“To whom shall we go, you have the message of Eternal Life”.

Published on 21 Aug 2015
Corn in a field

When I was a child growing up in Ireland, we were the rich part of the family. We lived in the city, both my parents had paying jobs and we owned our own home. And every summer – in August - we went back to my mother’s real home, which was the hill country of Donegal to spend time with the cousins from the poor part of the family. And whenever we went back home, for weeks beforehand, my mother used to go to enormous efforts to go round all the shops and buy all the unusual foods that you could only get in the city and that you couldn’t get up-country in order that she could give them as gifts to the various relatives we were going to see. And I thought that was nice thing to do, but I always felt that my mother really overdid it, because every summer we would set off for Donegal with the car absolutely crammed – rammed full of all this food – from floor to ceiling - so full you could hardly see out of the windows. And I really didn’t see why all this was necessary. And I particularly didn’t see why it always had to be food – why it could never be clothes or jewellery or ornaments, or anything else that might be a bit easier to carry?

It was only many years later in adult life that I understood. And I realised that the reason my mother brought all this food was not just to give a few things that the cousins would find hard to get up country. It was because at that time of the year, in mid-summer just before the harvest, our cousins were at their poorest. That was when they had very little money and very little food and were waiting desperately on the harvest. But they were much too proud to beg. An old parish priest once told me – “Never insult the pride of the poor. Chances are it’s the only thing keeping them standing”. So they couldn’t possibly take money from us nor any kind of charity, but they would take a traveller’s gift. So, to save their feelings my mother always pretended that she was just bringing a few rarities from the city, when in reality she was saving them from real hunger.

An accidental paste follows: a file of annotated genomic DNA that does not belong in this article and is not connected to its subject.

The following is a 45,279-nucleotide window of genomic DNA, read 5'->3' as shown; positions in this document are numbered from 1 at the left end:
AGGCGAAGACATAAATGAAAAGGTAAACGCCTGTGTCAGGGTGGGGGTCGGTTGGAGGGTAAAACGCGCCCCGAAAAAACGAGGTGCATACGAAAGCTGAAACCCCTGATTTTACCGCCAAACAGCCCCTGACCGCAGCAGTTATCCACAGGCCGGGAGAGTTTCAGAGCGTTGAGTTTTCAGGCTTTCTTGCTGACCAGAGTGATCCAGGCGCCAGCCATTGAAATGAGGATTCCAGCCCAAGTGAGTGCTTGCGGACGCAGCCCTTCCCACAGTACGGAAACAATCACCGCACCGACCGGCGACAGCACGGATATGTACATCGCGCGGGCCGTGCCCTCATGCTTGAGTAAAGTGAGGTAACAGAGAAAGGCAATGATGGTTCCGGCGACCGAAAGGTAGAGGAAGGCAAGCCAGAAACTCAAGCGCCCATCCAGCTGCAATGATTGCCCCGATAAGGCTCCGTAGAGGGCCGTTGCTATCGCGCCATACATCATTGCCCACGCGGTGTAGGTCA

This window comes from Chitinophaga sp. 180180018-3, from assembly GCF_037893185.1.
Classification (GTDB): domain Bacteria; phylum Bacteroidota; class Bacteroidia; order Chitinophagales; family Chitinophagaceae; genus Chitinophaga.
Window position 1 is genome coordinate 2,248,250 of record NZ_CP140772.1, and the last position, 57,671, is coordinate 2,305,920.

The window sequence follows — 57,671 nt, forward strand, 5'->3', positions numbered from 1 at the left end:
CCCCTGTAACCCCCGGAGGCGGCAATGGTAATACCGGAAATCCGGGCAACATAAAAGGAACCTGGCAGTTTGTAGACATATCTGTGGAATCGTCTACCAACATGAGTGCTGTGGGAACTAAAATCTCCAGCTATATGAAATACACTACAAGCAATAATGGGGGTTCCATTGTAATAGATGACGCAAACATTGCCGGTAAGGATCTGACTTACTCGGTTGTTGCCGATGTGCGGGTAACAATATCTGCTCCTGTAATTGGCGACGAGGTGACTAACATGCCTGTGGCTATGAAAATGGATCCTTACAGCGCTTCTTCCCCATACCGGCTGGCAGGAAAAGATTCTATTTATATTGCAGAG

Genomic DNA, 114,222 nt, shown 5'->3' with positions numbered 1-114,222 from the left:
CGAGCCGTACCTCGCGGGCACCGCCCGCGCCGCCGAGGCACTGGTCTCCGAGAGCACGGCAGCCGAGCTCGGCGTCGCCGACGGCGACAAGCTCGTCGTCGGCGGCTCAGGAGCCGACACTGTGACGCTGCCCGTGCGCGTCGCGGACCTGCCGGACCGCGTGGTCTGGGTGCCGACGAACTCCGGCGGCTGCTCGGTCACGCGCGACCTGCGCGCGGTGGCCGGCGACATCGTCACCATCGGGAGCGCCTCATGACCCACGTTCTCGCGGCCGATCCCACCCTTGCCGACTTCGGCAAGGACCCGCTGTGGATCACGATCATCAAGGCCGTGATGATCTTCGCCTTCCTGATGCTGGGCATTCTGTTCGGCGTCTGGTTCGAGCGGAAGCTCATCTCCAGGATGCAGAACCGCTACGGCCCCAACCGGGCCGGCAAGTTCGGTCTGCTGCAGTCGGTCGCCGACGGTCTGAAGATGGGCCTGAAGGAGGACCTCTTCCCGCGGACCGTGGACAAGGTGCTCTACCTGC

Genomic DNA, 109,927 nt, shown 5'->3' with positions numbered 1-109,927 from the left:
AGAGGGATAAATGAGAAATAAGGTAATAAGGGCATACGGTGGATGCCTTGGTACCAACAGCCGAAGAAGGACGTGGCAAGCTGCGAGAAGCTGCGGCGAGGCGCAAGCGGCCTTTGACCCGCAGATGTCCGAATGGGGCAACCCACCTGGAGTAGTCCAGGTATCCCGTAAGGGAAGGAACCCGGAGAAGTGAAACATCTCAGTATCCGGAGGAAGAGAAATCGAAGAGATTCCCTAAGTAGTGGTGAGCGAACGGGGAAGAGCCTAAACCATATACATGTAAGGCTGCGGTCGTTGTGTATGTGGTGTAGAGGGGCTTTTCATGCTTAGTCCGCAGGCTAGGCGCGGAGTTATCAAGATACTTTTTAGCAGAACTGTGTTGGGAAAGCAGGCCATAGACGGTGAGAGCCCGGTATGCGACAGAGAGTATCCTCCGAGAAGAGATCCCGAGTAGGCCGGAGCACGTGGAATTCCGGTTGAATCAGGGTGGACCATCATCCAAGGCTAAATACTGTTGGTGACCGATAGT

Most of our relatives were what were called tenant farmers. Every year they would rent some land from one of the big foreign landowners. And if they worked very hard, and were fortunate with the rains and didn’t get any bad insect damage or crop diseases, they would be able to harvest enough to get money to get by for the year, rent some land for the next year, buy seed and maybe have just a little bit left over to save, quite literally for a ‘rainy day’. But of course, everyone knew it would take just one bad year to wipe out the savings of the whole family. So they lived always on the hope – and the fear - of the next harvest. It is the most precarious existence I have ever known.